Did You Know
Did You Know
Relatives of some of the nearly 400 people missing after a cruise ship capsized on China's Yangtze River have staged a protest near the sinking site.
Dozens of people broke through police cordons at the river in Jianli, Hubei province, demanding more information.
State media says 65 people are now confirmed to have died when the Eastern Star overturned in a storm on Monday.
Rescue workers have begun cutting into the hull of the upturned vessel so divers can search inside.
But they have been battling heavy rain, and there is concern that this could release any air trapped inside, causing the ship to sink completely.
The official death toll leapt on Thursday morning after divers retrieved 39 more bodies overnight. Only 14 of the 456 passengers are known to have escaped.
No more survivors were found overnight, but officials say they have not given up hope.
"The ship sank in a very short time frame, so there could still be air trapped in the hull," Li Qixiu of the Naval University of Engineering told the state news agency Xinhua.
Premier Li Keqiang, who is in Jianli overseeing the operation, was quoted earlier by Xinhua as saying: "As long as there is the slightest hope, we must go all-out to find the missing."
Scores of relatives of the passengers have travelled to Jianli to be near the wreck, many from Nanjing where the cruise began in late May. Officials have set up contact centres for them in local hotels.
On Wednesday night, several dozen people pushed through police lines, set up to control access to the site, then marched towards the river.
But organiser Wang Feng told Reuters: "This isn't going to be much use, we're just doing this for the government to see."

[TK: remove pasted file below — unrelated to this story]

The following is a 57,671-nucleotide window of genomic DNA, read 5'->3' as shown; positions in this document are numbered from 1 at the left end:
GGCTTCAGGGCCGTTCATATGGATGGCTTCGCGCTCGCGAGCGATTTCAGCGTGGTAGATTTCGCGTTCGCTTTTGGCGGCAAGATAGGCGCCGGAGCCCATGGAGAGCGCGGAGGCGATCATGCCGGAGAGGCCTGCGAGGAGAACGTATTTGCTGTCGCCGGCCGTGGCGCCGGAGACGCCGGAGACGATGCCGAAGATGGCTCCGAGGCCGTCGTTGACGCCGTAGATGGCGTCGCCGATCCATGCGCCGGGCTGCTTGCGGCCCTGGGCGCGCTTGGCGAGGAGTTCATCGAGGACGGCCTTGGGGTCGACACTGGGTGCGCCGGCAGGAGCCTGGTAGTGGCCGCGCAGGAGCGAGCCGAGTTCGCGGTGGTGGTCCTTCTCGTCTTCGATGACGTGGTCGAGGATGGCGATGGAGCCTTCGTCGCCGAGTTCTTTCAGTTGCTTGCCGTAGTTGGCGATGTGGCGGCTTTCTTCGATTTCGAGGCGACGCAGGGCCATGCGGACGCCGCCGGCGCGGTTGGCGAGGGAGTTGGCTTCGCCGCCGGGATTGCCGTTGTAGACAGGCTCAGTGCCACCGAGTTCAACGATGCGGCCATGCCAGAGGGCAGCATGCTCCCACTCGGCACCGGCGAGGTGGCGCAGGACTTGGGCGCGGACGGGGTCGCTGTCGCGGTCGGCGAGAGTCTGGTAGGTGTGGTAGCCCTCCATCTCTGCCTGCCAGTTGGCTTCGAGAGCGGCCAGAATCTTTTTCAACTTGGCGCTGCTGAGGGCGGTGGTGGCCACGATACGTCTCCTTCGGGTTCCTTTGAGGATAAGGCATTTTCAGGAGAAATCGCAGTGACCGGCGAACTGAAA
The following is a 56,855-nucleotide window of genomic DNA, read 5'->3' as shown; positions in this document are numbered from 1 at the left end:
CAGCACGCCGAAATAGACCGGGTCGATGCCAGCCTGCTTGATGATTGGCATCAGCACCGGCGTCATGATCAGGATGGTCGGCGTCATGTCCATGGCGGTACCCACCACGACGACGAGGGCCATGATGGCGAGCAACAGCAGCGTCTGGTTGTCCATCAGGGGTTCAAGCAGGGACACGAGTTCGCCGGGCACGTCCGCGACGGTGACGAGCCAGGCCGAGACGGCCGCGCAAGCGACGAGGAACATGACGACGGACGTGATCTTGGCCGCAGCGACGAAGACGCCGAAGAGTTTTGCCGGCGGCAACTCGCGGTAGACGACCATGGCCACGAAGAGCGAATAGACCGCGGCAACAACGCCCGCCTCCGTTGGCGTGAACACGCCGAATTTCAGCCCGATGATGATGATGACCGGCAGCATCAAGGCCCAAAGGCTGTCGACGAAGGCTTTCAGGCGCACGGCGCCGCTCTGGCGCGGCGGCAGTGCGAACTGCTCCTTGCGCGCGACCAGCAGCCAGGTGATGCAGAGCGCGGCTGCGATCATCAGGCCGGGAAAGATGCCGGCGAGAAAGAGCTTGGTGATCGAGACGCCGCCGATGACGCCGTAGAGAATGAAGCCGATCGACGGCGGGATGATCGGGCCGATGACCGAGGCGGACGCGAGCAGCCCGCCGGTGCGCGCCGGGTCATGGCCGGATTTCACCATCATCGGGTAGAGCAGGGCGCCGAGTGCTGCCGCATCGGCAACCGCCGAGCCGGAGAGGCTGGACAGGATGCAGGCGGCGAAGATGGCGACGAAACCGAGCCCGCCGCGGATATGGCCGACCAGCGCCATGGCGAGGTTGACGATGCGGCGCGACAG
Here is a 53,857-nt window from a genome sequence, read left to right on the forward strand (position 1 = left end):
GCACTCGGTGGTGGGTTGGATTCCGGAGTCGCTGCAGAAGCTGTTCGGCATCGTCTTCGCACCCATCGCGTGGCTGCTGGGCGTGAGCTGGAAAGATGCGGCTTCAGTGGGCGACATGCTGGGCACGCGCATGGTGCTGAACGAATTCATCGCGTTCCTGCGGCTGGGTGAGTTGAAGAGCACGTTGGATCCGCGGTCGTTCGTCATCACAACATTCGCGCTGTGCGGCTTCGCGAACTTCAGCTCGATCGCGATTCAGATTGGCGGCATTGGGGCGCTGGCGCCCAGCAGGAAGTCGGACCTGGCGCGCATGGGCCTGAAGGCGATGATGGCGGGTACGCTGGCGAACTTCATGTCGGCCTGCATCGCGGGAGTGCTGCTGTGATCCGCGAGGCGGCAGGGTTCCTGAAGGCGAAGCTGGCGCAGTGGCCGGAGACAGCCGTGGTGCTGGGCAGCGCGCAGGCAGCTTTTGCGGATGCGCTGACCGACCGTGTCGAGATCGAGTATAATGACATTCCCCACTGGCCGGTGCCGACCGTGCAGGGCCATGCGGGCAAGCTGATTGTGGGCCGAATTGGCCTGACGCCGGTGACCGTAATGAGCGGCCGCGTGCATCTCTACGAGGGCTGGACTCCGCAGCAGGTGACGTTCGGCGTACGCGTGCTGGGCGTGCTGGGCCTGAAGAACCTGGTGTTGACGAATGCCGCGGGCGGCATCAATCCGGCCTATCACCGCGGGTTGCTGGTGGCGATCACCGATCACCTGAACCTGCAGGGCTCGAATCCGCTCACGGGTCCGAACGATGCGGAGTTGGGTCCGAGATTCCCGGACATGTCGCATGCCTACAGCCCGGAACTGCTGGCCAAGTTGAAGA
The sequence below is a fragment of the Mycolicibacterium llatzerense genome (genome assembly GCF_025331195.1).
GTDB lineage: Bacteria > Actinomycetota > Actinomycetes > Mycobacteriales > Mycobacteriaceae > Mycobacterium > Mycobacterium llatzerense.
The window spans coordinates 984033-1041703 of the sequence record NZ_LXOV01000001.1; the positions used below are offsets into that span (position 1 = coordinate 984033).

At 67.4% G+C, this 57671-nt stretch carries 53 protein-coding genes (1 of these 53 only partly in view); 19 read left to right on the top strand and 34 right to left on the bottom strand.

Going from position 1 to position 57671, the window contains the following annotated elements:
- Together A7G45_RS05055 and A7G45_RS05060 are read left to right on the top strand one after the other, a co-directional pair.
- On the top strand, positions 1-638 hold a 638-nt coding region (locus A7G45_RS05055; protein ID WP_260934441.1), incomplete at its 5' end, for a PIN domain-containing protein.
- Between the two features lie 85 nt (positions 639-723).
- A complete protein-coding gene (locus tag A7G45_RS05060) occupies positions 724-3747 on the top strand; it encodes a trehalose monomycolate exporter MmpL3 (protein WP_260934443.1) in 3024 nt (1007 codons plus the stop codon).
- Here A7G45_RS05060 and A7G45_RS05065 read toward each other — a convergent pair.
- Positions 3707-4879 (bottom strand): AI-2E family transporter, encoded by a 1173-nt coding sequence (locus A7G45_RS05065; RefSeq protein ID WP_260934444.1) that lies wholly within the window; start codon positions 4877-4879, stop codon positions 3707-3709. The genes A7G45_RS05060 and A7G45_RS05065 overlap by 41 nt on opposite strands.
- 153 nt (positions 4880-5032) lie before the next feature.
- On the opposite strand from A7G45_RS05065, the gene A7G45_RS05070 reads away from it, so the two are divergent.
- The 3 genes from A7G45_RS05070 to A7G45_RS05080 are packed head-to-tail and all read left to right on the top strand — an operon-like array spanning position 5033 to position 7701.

The BBC's Celia Hatton in Beijing says families have a lot of questions about the disaster, including how such a large ship could sink so quickly, and why no alarm was raised. They are also demanding a full list of the passengers on board.
Another group of relatives staged a protest in Shanghai, where the tour company most passengers had booked through, Xiehe Travel, is based. Videos distributed on social media showed them jostling with police as they gathered in the city's People's Square demanding more information.
Ji Guoxin, whose parents were still missing, said Xiehe Travel had just given them a hotline number and told them to make their own way to Jianli.
"But, you know, seeing the situation, if we go by ourselves without organisation, it might endanger the rescue operations onsite. I still hope my parents are alive but if we make trouble there, there will be no hope anymore."
Another protester told reporters: "We want somebody from the local government to receive us and tell all family members what we should do."
The cause of the sinking is not yet known, but survivors have spoken of an intense storm which flipped the boat in minutes.
The captain and chief engineer were among those who escaped - they are both in police detention.
Maritime agency records which emerged on Wednesday showed the ship was investigated for safety violations two years ago.
Documents on the Nanjing Maritime Safety website showed the Eastern Star was held alongside five other vessels in 2013 over safety concerns, although no further details are available.
The Eastern Star